Unique and unrepeatable

I was always intuitively and viscerally upset whenever women who had suffered miscarriages would lament well-intentioned people having attempted to console them with the words, “You can try again.”

Like Job’s “friends”, such people unfortunately misunderstood the nature of the situation so profoundly as to be unable to offer a meaningful response to those suffering this loss.

Having understood it intuitively, I also wanted to try to understand as rationally as possible why saying, “You can try again” is so inappropriate.

That is when I came upon this compelling paragraph by bioethicist Robert Spaemann who tackles various intellectual positions that would seek to eject members from the human family.

He says:

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Declaration of Dependence

The other day a friend of mine shared this profound aphorism from Nicolás Gómez Dávila which says:

Death is the unequivocal sign of our dependence.
Our dependence is the unequivocal foundation of our hope.

In 1993, a Canadian Supreme Court judge included the following statement in his decision:

“Although palliative care may be available to ease the pain and other physical discomfort which she will experience, the appellant fears the sedating effects of such drugs and argues, in any event, that they will not prevent the psychological and emotional distress which will result from being in a situation of utter dependence and loss of dignity.”


Here “utter dependence” is conflated with a “loss of dignity”, not the foundation of our hope.

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A Perspective on Danger

Here’s an anecdote:

It was the summer of 2018 when I crashed an Aramaic summer camp for Maronite children living in northern Israel. I got to have a blast singing songs and playing games with the children who are growing up navigating a complex identity with an extremely fraught history in a pretty volatile region.

One day during that camp, I decided to ask an 11-year-old girl named Marie who lives just a few kilometres away from the border with Lebanon, “Who do you think is in greatest need of our prayers?”

The preteen immediately answered, “The kids of Florida.”

“Florida?” I repeated curiously.

“Yes,” she told me. “Because of the school shootings there.”

I was quite struck by this answer to the extent that I still remember it.

It is interesting to consider this perspective on danger.

After all, I am sure that, were I interviewing 11-year-olds in Florida about who most needs our prayers that someone there would have told me, “The kids of the Middle East.”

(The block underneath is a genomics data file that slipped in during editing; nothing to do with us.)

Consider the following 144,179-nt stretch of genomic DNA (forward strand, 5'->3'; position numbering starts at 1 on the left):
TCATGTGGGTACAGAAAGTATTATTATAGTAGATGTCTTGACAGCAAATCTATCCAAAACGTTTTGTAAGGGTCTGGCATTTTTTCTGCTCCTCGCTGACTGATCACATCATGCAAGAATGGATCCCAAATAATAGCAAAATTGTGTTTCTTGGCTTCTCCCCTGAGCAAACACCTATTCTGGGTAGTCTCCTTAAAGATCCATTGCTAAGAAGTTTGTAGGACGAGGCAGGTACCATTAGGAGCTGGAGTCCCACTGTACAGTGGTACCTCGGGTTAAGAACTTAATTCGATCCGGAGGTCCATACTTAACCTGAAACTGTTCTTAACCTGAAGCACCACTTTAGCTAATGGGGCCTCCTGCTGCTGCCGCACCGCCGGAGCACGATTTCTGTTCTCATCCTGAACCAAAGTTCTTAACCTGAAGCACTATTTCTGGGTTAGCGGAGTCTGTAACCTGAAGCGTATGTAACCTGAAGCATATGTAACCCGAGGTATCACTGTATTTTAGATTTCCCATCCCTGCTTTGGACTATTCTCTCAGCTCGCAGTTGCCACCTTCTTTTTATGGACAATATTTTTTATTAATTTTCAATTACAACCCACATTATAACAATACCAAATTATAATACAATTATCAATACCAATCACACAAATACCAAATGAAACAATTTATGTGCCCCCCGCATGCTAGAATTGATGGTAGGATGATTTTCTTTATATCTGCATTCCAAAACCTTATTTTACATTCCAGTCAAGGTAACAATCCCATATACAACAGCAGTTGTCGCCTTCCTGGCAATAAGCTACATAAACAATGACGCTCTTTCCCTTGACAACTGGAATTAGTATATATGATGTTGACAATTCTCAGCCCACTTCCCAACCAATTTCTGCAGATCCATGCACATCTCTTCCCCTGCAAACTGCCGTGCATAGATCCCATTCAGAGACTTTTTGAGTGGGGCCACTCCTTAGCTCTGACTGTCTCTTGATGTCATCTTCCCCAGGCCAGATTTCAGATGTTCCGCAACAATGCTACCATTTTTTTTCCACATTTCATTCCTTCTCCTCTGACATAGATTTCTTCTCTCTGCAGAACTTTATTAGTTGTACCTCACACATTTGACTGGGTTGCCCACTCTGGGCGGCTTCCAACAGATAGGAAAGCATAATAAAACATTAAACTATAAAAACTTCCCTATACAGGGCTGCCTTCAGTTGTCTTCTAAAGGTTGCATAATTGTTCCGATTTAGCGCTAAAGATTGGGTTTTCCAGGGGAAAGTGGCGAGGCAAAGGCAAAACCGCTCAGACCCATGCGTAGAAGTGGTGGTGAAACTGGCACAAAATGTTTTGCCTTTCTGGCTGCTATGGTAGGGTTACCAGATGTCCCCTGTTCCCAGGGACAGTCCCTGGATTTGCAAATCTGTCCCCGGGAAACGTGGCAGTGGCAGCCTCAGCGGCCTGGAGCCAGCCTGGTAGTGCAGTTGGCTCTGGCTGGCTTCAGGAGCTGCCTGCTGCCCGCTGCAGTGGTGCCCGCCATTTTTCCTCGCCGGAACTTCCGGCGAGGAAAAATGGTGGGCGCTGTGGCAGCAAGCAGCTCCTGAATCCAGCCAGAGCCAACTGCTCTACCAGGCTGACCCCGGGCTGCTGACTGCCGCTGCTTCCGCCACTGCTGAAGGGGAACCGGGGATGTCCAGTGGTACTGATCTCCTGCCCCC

Matters of Consequence

This evening, over a dinner reunion with a dear friend of mine, she confided to me that she did not consider herself to have been up to anything interesting lately.

As soon as I heard this, I objected because my friend most certainly has been up to a very many interesting things, and it is only a matter of clarifying what “interesting” truly means.

If you have ever had the delight of reading – or, even better, having read aloud to you – Antoine de Saint-Exupéry The Little Prince, you will remember the Little Prince’s reproach of the those grown ups who are ever concerned with matters of consequence:

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Happy Are Those Who Don’t Fear Death

This evening I was having a chat with a friend who shared with me about growing up with parents who differ considerably in terms of their outlook on the risks of life.

My friend’s father is the social, energetic, and adventurous type. Whereas her mother has always been more cautious – even to the point of being afraid of flying, anxious in the passenger seat, and worried about safety.

“Maybe it comes from a good place,” my friend reflected, wanting to offer the most charitable interpretation. “Maybe it’s a matter of gratitude – knowing that you have a lot and simply wanting it to stay that way, not wanting to risk damage or disruption to that which you cherish so much.”

My friend told me that her mother’s fear of loss can be crippling but that, as a mother herself, she can also understand it to some extent.

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Creating a Legacy for the Baby We Loved

When my brother Brandon was born prematurely, my mother met at lot of other parents in the neonatal intensive care unit (NICU) who were all living on pins and needles with uncertainty over the future of their respective children.

One woman was continually writing letters to her child about what she was feeling and about what he was going through each day. Together, she and my mom went shopping for clothes at Build-A-Bear because the clothing for teddy bears was the right size for their premature children who were too small to fit any of the baby clothing they could find.

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